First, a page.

ISBN: 0374500010

Page Count: 120

Publisher: Hill & Wang

Review Posted Online: Oct. 7, 2011

Kirkus Reviews Issue: Jan. 15, 2006

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This moving, potent testament might have been titled “Black Lives Matter.” Or: “An American Tragedy.”

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BETWEEN THE WORLD AND ME

NOTES ON THE FIRST 150 YEARS IN AMERICA

The powerful story of a father’s past and a son’s future.

Atlantic senior writer Coates (The Beautiful Struggle: A Father, Two Sons, and an Unlikely Road to Manhood, 2008) offers this eloquent memoir as a letter to his teenage son, bearing witness to his own experiences and conveying passionate hopes for his son’s life. “I am wounded,” he writes. “I am marked by old codes, which shielded me in one world and then chained me in the next.” Coates grew up in the tough neighborhood of West Baltimore, beaten into obedience by his father. “I was a capable boy, intelligent and well-liked,” he remembers, “but powerfully afraid.” His life changed dramatically at Howard University, where his father taught and from which several siblings graduated. Howard, he writes, “had always been one of the most critical gathering posts for black people.” He calls it The Mecca, and its faculty and his fellow students expanded his horizons, helping him to understand “that the black world was its own thing, more than a photo-negative of the people who believe they are white.” Coates refers repeatedly to whites’ insistence on their exclusive racial identity; he realizes now “that nothing so essentialist as race” divides people, but rather “the actual injury done by people intent on naming us, intent on believing that what they have named matters more than anything we could ever actually do.” After he married, the author’s world widened again in New York, and later in Paris, where he finally felt extricated from white America’s exploitative, consumerist dreams. He came to understand that “race” does not fully explain “the breach between the world and me,” yet race exerts a crucial force, and young blacks like his son are vulnerable and endangered by “majoritarian bandits.” Coates desperately wants his son to be able to live “apart from fear—even apart from me.”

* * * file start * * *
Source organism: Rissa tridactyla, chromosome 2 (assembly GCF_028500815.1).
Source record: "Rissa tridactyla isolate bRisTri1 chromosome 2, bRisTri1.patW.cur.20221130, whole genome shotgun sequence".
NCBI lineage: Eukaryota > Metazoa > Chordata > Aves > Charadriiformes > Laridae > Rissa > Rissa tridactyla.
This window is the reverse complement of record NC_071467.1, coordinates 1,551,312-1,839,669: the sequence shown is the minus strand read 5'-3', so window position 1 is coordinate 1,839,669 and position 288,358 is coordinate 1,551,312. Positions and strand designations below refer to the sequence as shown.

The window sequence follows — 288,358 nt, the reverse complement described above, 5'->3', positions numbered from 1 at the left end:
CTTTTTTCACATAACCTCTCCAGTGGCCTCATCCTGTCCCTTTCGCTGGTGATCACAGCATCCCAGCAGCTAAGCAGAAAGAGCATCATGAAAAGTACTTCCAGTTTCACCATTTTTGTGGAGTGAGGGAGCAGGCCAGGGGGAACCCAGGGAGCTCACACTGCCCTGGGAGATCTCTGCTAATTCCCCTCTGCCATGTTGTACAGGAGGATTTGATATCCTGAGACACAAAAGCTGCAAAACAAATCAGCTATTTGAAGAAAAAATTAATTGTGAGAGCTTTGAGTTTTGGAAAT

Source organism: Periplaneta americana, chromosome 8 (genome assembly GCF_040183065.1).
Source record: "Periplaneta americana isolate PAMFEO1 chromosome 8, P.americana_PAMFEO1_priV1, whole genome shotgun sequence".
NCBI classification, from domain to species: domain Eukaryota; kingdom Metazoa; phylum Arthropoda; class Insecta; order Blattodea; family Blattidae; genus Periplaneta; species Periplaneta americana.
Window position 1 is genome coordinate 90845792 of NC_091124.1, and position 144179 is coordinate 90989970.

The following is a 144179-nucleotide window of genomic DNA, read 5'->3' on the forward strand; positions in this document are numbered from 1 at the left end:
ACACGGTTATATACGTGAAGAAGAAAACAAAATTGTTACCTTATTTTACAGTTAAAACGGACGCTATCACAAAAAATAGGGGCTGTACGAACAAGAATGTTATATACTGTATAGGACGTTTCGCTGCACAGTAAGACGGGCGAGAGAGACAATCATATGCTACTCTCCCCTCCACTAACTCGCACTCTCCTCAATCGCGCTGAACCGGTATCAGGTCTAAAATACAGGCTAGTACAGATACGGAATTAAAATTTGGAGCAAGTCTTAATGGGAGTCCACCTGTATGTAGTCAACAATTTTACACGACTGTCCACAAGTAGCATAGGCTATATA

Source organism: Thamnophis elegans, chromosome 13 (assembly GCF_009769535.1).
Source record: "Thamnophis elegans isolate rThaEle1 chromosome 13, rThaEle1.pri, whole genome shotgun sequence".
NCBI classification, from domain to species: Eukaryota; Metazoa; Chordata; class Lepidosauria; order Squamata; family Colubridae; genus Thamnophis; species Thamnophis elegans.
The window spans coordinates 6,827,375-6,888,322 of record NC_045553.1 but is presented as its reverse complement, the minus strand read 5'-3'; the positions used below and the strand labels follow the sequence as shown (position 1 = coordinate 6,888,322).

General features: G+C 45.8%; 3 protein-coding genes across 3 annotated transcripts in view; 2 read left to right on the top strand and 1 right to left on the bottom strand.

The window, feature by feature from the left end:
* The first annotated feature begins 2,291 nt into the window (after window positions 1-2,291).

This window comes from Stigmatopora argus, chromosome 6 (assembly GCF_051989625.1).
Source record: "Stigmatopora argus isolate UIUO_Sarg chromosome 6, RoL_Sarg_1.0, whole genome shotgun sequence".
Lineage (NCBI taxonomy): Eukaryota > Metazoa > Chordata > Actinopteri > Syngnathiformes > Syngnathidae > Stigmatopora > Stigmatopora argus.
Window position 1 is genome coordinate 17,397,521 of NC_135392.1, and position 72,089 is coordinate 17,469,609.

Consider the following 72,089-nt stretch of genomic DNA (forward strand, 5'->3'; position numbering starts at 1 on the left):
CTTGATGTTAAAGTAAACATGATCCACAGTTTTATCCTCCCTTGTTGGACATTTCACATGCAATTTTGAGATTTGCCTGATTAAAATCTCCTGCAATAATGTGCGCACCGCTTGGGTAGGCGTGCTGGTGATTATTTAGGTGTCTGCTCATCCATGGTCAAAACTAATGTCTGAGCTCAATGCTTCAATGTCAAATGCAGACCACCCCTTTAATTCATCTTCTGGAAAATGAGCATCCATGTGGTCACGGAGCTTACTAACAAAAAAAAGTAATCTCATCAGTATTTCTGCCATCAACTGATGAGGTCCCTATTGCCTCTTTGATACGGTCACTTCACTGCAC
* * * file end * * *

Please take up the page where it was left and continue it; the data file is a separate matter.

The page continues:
This moving, potent testament might have been titled “Black Lives Matter.” Or: “An American Tragedy.”

Pub Date: July 8, 2015

ISBN: 978-0-8129-9354-7

Page Count: 176

Publisher: Spiegel & Grau

Review Posted Online: May 6, 2015

Kirkus Reviews Issue: July 1, 2015